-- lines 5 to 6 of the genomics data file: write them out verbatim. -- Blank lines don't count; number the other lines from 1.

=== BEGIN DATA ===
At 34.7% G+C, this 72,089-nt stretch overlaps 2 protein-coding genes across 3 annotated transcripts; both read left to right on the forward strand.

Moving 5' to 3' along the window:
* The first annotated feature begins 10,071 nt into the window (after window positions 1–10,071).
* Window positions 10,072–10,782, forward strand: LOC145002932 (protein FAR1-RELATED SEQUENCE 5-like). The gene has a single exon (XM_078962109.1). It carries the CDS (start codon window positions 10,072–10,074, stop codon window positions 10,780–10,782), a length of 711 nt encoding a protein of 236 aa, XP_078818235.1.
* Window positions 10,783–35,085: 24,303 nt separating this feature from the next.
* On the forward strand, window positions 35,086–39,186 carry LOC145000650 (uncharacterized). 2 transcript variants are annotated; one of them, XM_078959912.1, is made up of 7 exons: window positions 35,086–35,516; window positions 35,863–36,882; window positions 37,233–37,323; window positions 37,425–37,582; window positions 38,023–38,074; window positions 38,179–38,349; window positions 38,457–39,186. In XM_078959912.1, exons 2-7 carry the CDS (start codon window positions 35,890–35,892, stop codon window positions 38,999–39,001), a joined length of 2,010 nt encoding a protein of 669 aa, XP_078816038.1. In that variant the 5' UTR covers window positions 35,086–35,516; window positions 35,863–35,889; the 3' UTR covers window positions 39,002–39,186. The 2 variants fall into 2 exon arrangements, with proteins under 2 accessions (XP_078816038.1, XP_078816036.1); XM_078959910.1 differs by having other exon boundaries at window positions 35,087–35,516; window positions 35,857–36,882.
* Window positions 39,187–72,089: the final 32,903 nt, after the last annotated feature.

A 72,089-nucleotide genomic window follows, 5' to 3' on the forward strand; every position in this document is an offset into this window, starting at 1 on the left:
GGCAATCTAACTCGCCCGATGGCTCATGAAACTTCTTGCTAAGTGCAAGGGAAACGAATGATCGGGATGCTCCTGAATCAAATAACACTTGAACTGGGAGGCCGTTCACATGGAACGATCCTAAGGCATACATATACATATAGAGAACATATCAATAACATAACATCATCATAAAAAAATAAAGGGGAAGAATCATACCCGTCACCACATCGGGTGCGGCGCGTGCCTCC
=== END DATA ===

* Window positions 10,783–35,085: 24,303 nt separating this feature from the next.
* On the forward strand, window positions 35,086–39,186 carry LOC145000650 (uncharacterized). 2 transcript variants are annotated; one of them, XM_078959912.1, is made up of 7 exons: window positions 35,086–35,516; window positions 35,863–36,882; window positions 37,233–37,323; window positions 37,425–37,582; window positions 38,023–38,074; window positions 38,179–38,349; window positions 38,457–39,186. In XM_078959912.1, exons 2-7 carry the CDS (start codon window positions 35,890–35,892, stop codon window positions 38,999–39,001), a joined length of 2,010 nt encoding a protein of 669 aa, XP_078816038.1. In that variant the 5' UTR covers window positions 35,086–35,516; window positions 35,863–35,889; the 3' UTR covers window positions 39,002–39,186. The 2 variants fall into 2 exon arrangements, with proteins under 2 accessions (XP_078816038.1, XP_078816036.1); XM_078959910.1 differs by having other exon boundaries at window positions 35,087–35,516; window positions 35,857–36,882.